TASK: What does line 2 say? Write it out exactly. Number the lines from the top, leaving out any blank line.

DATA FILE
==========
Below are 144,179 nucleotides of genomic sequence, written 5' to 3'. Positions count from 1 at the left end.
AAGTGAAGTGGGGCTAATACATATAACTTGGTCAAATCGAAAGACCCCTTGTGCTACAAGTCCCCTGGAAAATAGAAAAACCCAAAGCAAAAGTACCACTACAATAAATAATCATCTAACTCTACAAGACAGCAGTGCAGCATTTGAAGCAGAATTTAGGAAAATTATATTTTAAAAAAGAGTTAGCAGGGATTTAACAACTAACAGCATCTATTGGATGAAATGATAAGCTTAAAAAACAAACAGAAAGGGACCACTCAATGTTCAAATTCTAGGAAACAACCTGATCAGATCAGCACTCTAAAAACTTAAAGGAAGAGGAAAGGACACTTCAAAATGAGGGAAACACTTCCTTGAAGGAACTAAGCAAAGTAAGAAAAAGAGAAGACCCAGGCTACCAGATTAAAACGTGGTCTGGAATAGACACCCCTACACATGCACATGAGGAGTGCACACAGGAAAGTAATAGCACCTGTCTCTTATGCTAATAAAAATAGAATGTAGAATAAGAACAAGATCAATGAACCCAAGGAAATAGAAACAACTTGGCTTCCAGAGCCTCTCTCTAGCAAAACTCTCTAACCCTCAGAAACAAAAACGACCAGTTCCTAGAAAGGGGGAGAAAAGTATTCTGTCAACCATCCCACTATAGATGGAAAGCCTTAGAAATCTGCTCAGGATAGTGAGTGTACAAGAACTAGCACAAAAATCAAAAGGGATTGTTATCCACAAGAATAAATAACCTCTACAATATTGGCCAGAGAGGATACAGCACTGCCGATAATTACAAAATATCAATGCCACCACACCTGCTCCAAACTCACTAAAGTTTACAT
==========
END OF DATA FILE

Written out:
AAGTGAAGTGGGGCTAATACATATAACTTGGTCAAATCGAAAGACCCCTTGTGCTACAAGTCCCCTGGAAAATAGAAAAACCCAAAGCAAAAGTACCACTACAATAAATAATCATCTAACTCTACAAGACAGCAGTGCAGCATTTGAAGCAGAATTTAGGAAAATTATATTTTAAAAAAGAGTTAGCAGGGATTTAACAACTAACAGCATCTATTGGATGAAATGATAAGCTTAAAAAACAAACAGAAAGGGACCACTCAATGTTCAAATTCTAGGAAACAACCTGATCAGATCAGCACTCTAAAAACTTAAAGGAAGAGGAAAGGACACTTCAAAATGAGGGAAACACTTCCTTGAAGGAACTAAGCAAAGTAAGAAAAAGAGAAGACCCAGGCTACCAGATTAAAACGTGGTCTGGAATAGACACCCCTACACATGCACATGAGGAGTGCACACAGGAAAGTAATAGCACCTGTCTCTTATGCTAATAAAAATAGAATGTAGAATAAGAACAAGATCAATGAACCCAAGGAAATAGAAACAACTTGGCTTCCAGAGCCTCTCTCTAGCAAAACTCTCTAACCCTCAGAAACAAAAACGACCAGTTCCTAGAAAGGGGGAGAAAAGTATTCTGTCAACCATCCCACTATAGATGGAAAGCCTTAGAAATCTGCTCAGGATAGTGAGTGTACAAGAACTAGCACAAAAATCAAAAGGGATTGTTATCCACAAGAATAAATAACCTCTACAATATTGGCCAGAGAGGATACAGCACTGCCGATAATTACAAAATATCAATGCCACCACACCTGCTCCAAACTCACTAAAGTTTACAT